Destiny by Tim Parks

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" Christopher Burton, the protagonist of Tim Parks's masterful new novel, is one of Britain's foremost foreign correspondents, the acknowledged world expert on Italian affairs. Three months after returning to London with his Italian wife for an extended stay, Burton, while standing at the reception desk of the Rembrandt Hotel in London's Knightsbridge, receives a phone call informing him that his teenage son has committed suicide. Why, upon receiving this terrible news, does he immediately conclude that his marriage of almost thirty years is over? And why is grief so slow in coming? Burton feels his pious, mercurial wife may have given him his life in Italy, even his prestigious career, but she has also made his life impossible.

Was their troubled son somehow the victim of their long, explosive love-hate relationship? Looking back, Burton sees in his life a web of contradictions, unanswered questions, and confusions. And yet, this life has been his destiny.

Intensely dramatic, dark, and yet often hilariously funny, Destiny is a seamless, beautifully plotted story and a profound meditation on marriage and identity, at once romantic and callous, brilliant and blind. In Destiny, Parks offers us a searing account of what it means to tread the narrow line between sanity and psychosis."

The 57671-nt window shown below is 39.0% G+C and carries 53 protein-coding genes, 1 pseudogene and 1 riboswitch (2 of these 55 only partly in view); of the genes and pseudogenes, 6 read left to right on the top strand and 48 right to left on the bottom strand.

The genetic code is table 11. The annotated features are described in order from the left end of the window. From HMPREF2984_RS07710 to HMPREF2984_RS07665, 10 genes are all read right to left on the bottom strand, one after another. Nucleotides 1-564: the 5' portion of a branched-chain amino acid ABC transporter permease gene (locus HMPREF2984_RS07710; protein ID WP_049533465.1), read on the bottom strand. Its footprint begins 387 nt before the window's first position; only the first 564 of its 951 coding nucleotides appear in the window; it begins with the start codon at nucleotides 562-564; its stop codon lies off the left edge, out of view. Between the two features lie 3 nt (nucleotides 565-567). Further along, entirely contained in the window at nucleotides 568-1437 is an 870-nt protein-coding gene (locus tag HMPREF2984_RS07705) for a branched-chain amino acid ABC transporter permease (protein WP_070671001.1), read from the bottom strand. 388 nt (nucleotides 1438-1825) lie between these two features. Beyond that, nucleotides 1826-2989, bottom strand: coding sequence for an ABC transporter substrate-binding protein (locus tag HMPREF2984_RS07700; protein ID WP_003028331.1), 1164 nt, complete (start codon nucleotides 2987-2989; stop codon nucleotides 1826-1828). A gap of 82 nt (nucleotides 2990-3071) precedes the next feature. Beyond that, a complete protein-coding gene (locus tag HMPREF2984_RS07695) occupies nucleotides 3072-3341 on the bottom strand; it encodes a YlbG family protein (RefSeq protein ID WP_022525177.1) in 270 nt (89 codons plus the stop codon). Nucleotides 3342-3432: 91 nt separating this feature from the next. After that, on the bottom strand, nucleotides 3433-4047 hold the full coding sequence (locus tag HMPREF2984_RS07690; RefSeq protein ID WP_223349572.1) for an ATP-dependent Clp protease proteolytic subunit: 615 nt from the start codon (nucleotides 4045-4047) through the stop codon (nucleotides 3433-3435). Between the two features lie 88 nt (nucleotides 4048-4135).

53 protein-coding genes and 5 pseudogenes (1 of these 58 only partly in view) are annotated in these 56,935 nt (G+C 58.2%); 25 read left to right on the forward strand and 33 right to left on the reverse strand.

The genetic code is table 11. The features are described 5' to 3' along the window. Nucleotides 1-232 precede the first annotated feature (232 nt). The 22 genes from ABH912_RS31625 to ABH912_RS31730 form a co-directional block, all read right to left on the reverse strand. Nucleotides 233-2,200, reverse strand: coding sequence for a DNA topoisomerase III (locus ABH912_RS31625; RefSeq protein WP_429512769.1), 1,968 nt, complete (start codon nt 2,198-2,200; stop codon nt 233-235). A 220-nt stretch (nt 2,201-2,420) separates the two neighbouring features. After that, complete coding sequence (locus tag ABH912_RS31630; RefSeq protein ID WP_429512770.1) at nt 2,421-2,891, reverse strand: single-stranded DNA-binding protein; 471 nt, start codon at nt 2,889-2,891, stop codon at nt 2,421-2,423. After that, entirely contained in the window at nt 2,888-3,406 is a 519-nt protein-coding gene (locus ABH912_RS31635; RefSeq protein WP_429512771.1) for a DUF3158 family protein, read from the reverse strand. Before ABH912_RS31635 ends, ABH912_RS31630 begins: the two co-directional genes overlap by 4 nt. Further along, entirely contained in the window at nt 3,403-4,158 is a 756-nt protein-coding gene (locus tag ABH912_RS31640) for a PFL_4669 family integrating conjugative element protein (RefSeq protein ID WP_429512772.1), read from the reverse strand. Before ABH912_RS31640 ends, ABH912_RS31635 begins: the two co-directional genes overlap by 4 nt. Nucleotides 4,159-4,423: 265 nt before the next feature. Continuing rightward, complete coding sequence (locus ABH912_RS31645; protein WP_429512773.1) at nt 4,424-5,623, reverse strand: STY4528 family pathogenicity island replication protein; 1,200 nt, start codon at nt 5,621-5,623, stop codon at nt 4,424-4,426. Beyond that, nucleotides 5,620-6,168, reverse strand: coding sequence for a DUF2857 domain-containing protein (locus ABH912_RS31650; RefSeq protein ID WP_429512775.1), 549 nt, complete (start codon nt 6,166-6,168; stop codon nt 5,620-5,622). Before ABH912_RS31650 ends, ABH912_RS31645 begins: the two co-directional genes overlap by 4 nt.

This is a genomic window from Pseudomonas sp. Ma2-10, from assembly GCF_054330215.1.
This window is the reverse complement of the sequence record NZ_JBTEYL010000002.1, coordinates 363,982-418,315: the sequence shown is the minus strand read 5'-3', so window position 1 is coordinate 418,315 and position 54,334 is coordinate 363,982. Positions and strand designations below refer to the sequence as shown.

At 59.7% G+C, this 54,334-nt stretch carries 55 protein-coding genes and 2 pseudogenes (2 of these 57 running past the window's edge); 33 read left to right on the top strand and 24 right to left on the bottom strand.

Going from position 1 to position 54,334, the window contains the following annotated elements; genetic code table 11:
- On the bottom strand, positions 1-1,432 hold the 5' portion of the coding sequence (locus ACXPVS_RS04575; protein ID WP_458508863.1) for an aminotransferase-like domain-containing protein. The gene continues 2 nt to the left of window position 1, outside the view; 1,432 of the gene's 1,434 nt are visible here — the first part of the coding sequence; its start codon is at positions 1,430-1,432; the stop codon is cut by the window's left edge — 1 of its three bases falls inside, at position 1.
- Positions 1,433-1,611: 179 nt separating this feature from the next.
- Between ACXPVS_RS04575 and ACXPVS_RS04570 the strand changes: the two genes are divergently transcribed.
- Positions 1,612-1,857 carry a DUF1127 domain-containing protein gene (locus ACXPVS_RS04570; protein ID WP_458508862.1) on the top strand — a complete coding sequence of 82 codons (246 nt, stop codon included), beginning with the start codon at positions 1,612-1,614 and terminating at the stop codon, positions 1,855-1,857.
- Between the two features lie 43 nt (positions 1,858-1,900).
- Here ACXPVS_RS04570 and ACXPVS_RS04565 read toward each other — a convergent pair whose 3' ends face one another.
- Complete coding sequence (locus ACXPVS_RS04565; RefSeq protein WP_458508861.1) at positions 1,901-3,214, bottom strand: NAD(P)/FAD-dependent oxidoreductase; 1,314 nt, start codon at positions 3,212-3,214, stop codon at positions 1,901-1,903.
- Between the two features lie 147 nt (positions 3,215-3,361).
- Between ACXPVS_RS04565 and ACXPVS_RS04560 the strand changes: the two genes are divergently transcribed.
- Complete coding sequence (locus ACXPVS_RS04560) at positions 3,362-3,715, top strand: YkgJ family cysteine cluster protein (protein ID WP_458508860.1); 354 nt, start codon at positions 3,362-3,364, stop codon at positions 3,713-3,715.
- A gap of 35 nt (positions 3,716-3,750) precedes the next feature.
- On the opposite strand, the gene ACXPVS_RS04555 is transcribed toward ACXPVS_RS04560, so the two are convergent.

About Tim Parks

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Parks is a novelist and translator
Published September 2, 1999 by Secker & Warburg. 256 pages
Genres: Literature & Fiction. Fiction

Unrated Critic Reviews for Destiny

The New York Times

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Hudson, director of the library's map division, presents the history of the United States in the late 19th century as one long land grab, a continual westward expansion paralleled by expansions of geographical knowledge and mapping techniques.

Apr 20 2001 | Read Full Review of Destiny

Publishers Weekly

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and he and his wife used Marco as a pawn: ""We drove him mad."" Most of Burton's inchoate thoughts are highly inappropriate: he obsesses about an interview he plans to conduct, the day of Marco's funeral, with ex-prime minister Giulio Andriotti, who was indicted for criminal acts while in office.

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London Review of Books

that for all the beauty of their surroundings and indeed themselves these fortunate people are nevertheless obliged to think, obliged to be conscious.’ Once said, it’s so obvious, isn’t it: people like to look at pictures of models because they imagine the models’ heads to be empty, which allows ...

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Spunky Bean

Wow – like last year’s premiere, the opening scenes set the stage for the year’s key storyline with lots of action, suspense and new characters to develop.

Oct 04 2012 | Read Full Review of Destiny

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